Abel Torres-Espín, Juan Forero, Keith K Fenrich, Ana M Lucas-Osma, Aleksandra Krajacic, Emma Schmidt, Romana Vavrek, Pamela Raposo, David J Bennett, Phillip G Popovich, Karim Fouad
Rehabilitative training is one of the most successful therapies to promote motor recovery after spinal cord injury, especially when applied early after injury. Polytrauma and management of other medical complications in the acute post-injury setting often preclude or complicate early rehabilitation. Therefore, interventions that reopen a window of opportunity for effective motor training after chronic injury would have significant therapeutic value. Here, we tested whether this could be achieved in rats with chronic (8 weeks) dorsolateral quadrant sections of the cervical spinal cord (C4) by inducing mild neuroinflammation...
May 30, 2018: Brain: a Journal of Neurology
Nathaniel R Bridges, Michael Meyers, Jonathan Garcia, Patricia A Shewokis, Karen A Moxon
BACKGROUND: Most brain machine interfaces (BMI) focus on upper body function in non-injured animals, not addressing the lower limb functional needs of those with paraplegia. A need exists for a novel BMI task that engages the lower body and takes advantage of well-established rodent spinal cord injury (SCI) models to study methods to improve BMI performance. NEW METHOD: A tilt BMI task was designed that randomly applies different types of tilts to a platform, decodes the tilt type applied and rights the platform if the decoder correctly classifies the tilt type...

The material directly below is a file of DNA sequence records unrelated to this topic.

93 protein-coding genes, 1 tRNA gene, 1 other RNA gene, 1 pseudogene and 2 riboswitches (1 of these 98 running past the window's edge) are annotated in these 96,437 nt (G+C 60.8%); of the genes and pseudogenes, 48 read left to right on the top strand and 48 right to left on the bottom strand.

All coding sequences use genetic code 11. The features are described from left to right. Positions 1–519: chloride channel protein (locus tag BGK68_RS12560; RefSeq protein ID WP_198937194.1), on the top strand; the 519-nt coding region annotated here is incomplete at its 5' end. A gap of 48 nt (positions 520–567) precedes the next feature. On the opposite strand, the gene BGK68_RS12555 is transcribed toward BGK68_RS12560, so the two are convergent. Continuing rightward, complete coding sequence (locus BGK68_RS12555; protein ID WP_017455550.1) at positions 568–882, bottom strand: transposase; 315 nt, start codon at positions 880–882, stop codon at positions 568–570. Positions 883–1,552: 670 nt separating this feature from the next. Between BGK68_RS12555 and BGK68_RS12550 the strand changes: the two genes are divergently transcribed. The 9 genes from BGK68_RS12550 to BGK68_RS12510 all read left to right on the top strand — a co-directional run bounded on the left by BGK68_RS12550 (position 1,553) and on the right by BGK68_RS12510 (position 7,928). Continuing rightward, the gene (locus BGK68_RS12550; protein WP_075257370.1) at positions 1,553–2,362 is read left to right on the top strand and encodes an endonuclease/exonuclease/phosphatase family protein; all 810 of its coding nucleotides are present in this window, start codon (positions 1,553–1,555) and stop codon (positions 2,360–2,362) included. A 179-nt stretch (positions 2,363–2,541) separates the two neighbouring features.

May 31, 2018: Journal of Neuroscience Methods
Shmma Quraishe, Lindsey H Forbes, Melissa R Andrews
The extracellular environment of the central nervous system (CNS) becomes highly structured and organized as the nervous system matures. The extracellular space of the CNS along with its subdomains plays a crucial role in the function and stability of the CNS. In this review, we have focused on two components of the neuronal extracellular environment, which are important in regulating CNS plasticity including the extracellular matrix (ECM) and myelin. The ECM consists of chondroitin sulfate proteoglycans (CSPGs) and tenascins, which are organized into unique structures called perineuronal nets (PNNs)...
2018: Neural Plasticity
Karen L Bunday, M A Urbin, Monica A Perez